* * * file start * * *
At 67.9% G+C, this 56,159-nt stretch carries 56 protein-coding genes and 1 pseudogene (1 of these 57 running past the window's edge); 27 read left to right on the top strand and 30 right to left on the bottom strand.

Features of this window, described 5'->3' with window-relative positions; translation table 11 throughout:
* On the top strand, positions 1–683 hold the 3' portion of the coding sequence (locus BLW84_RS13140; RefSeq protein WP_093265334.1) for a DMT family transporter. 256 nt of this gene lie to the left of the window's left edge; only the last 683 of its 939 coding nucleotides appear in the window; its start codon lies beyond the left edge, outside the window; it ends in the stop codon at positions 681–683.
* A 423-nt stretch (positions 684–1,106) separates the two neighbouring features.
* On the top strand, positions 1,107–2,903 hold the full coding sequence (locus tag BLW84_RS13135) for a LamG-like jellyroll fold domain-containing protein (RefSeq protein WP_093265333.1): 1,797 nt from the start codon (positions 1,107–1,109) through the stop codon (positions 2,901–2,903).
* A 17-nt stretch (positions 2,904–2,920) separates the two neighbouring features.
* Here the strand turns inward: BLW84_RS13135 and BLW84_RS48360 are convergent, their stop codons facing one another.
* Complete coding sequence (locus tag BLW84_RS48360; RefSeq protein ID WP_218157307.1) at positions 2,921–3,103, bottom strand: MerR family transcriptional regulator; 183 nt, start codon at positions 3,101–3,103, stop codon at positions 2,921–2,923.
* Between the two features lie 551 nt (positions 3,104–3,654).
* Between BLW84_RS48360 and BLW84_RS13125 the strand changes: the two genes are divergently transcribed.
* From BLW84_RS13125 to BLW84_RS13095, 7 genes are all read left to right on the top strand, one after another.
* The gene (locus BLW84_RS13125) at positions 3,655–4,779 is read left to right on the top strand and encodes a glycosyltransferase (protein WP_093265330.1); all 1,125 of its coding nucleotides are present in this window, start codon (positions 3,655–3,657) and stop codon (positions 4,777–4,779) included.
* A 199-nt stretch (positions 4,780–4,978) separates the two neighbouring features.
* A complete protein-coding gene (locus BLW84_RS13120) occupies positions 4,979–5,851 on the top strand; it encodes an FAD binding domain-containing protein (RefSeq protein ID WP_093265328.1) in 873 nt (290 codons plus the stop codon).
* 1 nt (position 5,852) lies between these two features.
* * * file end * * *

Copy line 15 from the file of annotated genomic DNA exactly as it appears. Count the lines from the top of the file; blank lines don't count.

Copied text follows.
* 1 nt (position 5,852) lies between these two features.